‘Army of Cars’: The automobile in Flora Gomes’ The Blue Eyes of Yonta
Abstract:This article explores Flora Gomes’ use of the automobile as a visual trope in his seminal film The Blue Eyes of Yonta (1991). It is argued that the automobile is an essential component in the meaning and structure of the film. This ‘automobility’ is compared to the high levels of pedestrianism in Gomes’ other work, as well as the role that the automobile has played within recent Guinean history. By considering the car both as a functional presence in the film as well as a more figurative object, it is observed that the automobile inhabits various spaces in The Blue Eyes of Yonta: social, cultural and political. The result is that Gomes uses the car as a multifaceted metaphor that encourages the viewer to reconsider how we incorporate the modern into our everyday behaviour.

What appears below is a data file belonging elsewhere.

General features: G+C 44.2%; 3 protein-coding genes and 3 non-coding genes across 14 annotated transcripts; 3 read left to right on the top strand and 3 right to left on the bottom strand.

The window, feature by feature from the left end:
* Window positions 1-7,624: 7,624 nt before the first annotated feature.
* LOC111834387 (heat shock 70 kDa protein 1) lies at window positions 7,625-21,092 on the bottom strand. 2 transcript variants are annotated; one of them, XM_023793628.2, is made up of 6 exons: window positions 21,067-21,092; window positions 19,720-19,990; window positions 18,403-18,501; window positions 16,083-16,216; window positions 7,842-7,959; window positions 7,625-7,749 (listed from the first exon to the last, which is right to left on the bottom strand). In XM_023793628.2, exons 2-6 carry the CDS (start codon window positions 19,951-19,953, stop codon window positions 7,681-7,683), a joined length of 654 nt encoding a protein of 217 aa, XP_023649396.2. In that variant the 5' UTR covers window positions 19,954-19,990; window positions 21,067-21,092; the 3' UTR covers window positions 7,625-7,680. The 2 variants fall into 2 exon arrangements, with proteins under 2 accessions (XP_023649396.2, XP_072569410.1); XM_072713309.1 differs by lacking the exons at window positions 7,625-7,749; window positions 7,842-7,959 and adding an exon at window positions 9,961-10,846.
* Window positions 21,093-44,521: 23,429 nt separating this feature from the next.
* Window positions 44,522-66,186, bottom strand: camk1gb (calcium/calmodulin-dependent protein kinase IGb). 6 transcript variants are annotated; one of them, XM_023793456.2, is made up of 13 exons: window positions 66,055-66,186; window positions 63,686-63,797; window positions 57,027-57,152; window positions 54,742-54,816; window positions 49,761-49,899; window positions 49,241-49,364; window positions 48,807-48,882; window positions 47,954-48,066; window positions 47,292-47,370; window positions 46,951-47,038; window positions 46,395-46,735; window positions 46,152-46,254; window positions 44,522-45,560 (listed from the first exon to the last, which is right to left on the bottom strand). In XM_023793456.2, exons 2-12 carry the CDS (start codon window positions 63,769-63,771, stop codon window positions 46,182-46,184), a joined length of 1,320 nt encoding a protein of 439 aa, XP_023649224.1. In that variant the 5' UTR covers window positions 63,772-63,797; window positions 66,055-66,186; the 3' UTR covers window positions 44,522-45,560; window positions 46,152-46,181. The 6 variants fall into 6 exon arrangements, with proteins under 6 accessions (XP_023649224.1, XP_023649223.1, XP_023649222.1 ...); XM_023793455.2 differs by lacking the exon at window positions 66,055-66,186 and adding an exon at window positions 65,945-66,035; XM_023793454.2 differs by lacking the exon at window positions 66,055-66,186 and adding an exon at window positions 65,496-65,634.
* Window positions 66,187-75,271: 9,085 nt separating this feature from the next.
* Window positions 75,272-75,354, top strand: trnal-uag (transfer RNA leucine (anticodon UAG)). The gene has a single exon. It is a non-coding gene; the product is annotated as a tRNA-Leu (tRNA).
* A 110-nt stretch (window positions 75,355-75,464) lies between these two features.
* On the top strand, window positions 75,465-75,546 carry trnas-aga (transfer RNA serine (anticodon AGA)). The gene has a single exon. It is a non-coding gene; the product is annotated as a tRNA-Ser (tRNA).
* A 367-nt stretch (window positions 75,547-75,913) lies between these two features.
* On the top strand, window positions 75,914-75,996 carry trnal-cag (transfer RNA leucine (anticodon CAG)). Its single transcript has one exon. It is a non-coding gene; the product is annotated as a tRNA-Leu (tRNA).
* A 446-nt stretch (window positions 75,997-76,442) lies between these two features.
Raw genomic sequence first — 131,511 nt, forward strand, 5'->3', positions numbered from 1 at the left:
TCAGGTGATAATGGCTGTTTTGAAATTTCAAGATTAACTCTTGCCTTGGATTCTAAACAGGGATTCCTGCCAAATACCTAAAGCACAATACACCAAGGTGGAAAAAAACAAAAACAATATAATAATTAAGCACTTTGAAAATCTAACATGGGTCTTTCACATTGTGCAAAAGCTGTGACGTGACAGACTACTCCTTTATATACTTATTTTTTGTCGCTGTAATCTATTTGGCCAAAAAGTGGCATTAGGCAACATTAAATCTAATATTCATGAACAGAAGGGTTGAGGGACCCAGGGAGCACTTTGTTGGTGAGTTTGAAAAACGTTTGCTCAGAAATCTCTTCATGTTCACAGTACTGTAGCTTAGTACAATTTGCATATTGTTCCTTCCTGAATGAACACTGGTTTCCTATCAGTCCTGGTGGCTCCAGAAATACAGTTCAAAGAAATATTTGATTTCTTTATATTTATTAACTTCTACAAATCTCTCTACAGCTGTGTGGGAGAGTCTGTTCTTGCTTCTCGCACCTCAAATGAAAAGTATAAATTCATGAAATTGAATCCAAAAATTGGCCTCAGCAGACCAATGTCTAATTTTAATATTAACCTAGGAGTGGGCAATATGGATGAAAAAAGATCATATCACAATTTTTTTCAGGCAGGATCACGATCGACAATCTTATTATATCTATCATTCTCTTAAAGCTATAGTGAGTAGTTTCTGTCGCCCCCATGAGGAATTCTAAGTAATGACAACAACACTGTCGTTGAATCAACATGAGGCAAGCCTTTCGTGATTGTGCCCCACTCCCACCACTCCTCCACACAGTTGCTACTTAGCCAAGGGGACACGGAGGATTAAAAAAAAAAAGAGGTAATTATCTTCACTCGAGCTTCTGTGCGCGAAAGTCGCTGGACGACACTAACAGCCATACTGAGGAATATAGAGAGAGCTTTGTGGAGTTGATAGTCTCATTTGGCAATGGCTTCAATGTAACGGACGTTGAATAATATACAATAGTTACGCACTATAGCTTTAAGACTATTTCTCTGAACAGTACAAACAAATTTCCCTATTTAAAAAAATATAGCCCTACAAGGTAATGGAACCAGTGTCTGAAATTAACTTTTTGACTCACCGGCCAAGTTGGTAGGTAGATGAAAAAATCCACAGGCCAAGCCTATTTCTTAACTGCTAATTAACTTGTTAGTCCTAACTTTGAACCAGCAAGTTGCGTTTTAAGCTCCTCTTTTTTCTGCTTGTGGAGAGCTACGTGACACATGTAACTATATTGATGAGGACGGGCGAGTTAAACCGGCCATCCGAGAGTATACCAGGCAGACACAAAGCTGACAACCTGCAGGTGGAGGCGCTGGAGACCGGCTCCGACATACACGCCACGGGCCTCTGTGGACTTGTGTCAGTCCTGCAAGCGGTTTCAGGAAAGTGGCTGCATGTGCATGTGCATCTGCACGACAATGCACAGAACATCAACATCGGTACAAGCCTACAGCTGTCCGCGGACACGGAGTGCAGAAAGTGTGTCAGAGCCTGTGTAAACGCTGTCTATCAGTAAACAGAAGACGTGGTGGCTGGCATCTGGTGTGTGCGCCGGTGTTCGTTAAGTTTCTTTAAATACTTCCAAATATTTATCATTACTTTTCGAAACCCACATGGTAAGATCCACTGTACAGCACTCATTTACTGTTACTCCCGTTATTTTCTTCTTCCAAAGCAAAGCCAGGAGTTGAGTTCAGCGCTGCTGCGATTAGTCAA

Document Type: Research Article
Affiliations: University of Oxford
Publication date: April 1, 2013
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- The Journal of African Cinemas will explore the interactions of visual and verbal narratives in African film. It recognizes the shifting paradigms that have defined and continue to define African cinemas. Identity and perception are interrogated in relation to their positions within diverse African film languages. The editors are seeking papers that expound on the identity or identities of Africa and its peoples represented in film.
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